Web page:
Years ago, Groezrock was as much a draw for British punk rockers as Download or Reading. For many of us it was our first festival outside of the UK. After a fallow year, Groezrock has evolved and become more refined, but it still boasts an exceptional line-up and an excellent atmosphere.
I travelled over to the sprawling festival site in sleepy Meerhout in the company of Goodbye Blue Monday, who were playing the smaller Cockpit stage on Saturday. We were keen to get a Jupiler down our necks as soon as we arrived, which fortunately coincided with Pkew Pkew Pkew getting things started. Continue reading “Live Review: Groezrock 2019”
Andrew ‘KOJI’ Shiraki is an American singer-songwriter know for his political activism, plaintive songwriting and his collaborations with bands like La Dispute, Into It Over It,Title Fight and Balance and Composure.
He’s embarking on an extensive tour of Europe in January and February, beignning with a run of UK dates with Such Gold and Ducking Punches before a series of headline solo shows on the mainland.
KOJI has been quiet over the last few years, after spending his 20s on the road. Rested and revitalised, he’s aiming to return to music with renewed energy in 2019. We were keen to speak to him ahead of his UK tour.
Thanks so much for talking to us! You’re embarking a major tour around Europe right now, sharing quite a few dates with Such Gold and Ducking Punches in the UK. What are you most excited for?
It’s been a long time since I’ve been over to the UK or toured anywhere for that matter. My one and only tour last year was with the Movielife in Japan and it’s awesome to now experience the culture here in the UK on the back of that experience. Such Gold and I toured here in 2011, so this is such a cool reunion.
You’ve been to the UK quite a few times before. What keeps bringing you back?
The UK music community is amazing. There are so many friends I’ve made here that continue to enrich my life. I’ve always felt inspired by the people, music, and landscape. When I’m in the UK, it really feels like I’m playing music and not just going through the motions. In life, you have to trust the places where you feel joy. Continue reading “Koji: Activism, Community & Collaboration [Interview]”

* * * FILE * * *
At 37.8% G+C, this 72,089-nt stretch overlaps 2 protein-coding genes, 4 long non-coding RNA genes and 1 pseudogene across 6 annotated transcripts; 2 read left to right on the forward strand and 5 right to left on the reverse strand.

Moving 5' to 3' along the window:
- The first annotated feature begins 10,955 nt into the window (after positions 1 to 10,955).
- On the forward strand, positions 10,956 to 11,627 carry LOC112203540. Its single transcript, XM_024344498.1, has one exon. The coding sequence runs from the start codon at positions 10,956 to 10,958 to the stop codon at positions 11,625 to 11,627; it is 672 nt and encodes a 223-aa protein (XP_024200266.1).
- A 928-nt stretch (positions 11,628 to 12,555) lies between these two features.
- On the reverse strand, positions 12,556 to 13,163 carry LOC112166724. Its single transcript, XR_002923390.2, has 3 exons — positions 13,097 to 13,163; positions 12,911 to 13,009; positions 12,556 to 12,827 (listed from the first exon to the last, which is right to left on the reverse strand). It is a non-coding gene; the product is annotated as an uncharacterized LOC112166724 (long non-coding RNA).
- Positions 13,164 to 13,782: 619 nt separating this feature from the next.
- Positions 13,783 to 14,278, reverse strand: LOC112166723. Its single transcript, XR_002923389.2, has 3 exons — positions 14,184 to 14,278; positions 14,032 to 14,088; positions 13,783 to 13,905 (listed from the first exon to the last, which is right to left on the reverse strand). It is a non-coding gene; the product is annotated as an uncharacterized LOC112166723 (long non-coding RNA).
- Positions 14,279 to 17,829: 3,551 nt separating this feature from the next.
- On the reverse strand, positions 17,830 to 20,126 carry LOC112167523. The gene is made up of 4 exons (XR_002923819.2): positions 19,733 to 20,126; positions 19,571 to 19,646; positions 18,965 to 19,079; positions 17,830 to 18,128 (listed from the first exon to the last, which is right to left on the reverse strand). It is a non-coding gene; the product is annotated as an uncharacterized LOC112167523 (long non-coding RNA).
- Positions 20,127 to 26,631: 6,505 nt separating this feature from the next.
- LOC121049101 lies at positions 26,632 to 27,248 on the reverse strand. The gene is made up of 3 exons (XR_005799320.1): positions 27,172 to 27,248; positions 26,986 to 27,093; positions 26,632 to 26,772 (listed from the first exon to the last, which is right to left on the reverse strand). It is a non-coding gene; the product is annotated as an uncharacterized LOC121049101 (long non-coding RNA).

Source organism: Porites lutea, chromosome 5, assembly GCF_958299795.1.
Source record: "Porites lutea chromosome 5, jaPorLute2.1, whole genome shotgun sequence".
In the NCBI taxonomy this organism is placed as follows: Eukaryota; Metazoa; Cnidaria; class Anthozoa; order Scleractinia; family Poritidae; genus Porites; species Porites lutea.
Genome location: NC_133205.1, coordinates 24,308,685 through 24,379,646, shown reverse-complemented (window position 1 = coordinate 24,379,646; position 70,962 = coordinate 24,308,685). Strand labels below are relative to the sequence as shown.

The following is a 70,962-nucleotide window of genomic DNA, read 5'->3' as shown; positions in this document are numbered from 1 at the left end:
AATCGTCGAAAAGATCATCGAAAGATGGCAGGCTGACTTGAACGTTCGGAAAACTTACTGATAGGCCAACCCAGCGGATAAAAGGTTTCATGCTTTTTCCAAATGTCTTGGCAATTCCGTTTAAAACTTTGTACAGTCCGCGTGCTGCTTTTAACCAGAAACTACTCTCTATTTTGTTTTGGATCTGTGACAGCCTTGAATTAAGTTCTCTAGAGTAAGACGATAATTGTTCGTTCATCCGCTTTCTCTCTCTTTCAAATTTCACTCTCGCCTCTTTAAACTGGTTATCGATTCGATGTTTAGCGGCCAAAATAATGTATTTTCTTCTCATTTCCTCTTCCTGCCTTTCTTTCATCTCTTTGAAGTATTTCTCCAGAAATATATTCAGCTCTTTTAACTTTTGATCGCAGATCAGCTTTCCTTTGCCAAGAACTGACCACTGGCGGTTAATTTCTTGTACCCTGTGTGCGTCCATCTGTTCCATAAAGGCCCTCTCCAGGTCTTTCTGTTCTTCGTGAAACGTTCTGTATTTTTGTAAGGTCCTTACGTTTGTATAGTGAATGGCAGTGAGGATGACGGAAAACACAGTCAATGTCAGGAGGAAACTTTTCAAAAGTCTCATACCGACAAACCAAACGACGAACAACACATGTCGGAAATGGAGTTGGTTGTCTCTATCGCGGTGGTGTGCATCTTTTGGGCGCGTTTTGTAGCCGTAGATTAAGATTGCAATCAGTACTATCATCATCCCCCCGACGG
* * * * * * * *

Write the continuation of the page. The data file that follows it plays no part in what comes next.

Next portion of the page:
Read Joelle’s insightful journal about her trip to Montreal’s Pouzza Fest – a both heartwarming and heartbreaking account of travelling thousands of miles for the love of punk rock.
Article by Joelle Laes. Part of our #MentallySound series, discussing mental health in music.
Monday – May 14th
I wake up as if I’ve just been given the biggest fright of the century. Turns out it’s only my alarm.
I feel confused. Anxious. Almost in a state of panic. I need to rush and get to the airport.
After spending the weekend at El Topo Goes Loco and being home for two hours to pack before heading off to another gig to catch The Affect Heuristic again on Sunday, I had a slight panic when my Airbnb host failed to reply in a timely manner (according to my standards). I had a bit of a meltdown once back home and turned to the only people I know to keep me sane no matter what: the Punk Rock Women’s group. Lots of love and reassurance later, I finally managed to fall asleep. This morning: still no reply. No time to call him, as I run for the train.
“You could be stuck an office with a guy wearing a tie telling you what to do. You are living the fucking dream,” Richie Cooper (Eat Dirt.) comments on my obligatory Facebook airport-check in.
Am I? Living the dream? I can’t tell as I’m stood queueing at Brussels Airport, stressed out to fuck. I haven’t had a proper sleep in weeks (too many festivals and work); I still feel a bit fragile after the boozy blinding madness that was El Topo Goes Loco.
I could use a cuddle to be fair. Or a straight jacket. That might feel like I’m being hugged too? I don’t know. I feel like I might cry.
I am tired, stressed out and alone. Why do I do this to myself? The pity party continues on and I contemplate sitting in a bathroom stall to have a cry. Could I still be hungover from the weekend? Or is this another case of post-trip-depression?
Whilst I make my way through border control, my phone buzzes. It’s my Airbnb host. He confirms the booking and tells me where to find the keys. The tight feeling in my chest loosens a little bit. At least I won’t be sleeping outside in a fort made of pizza boxes. I can breathe a little again.
Moments later I get a PM off a good friend: “Lovely to see you this weekend, don’t have too much fun in Canada x” I sense a stupid grin appearing on my face. I feel my muscles relax as I think of where I’m headed and why I’m heading there.
I’m about to embark on an adventure some can only dream of, about to spend money I don’t have on things that most adults consider irresponsible.Sometimes I think, should I be spending this much money on punk rock? Is It worth all the stress and anxiety?
Does my Mom worry? Absolutely. After all, if you are somewhere on your own, the only person you can rely on is yourself. But it is worth every ounce of stress it gives me. Like me, my Mom’s come to accept that this is the only way I can make myself happy.
Never have I forged more genuine bonds with people as when I’m singing along to bands, surrounded by people who love them just as much as me. It doesn’t matter if we don’t live around the corner from each other, there is a connection there that some people will never understand. Looking into other people’s eyes, seeing that moment of pure joy when they hear their favourite song. Watching bands pour their heart out on stage; these moments mean everything to me. In these moments I am truly happy. Continue reading “The Road to Pouzza Fest”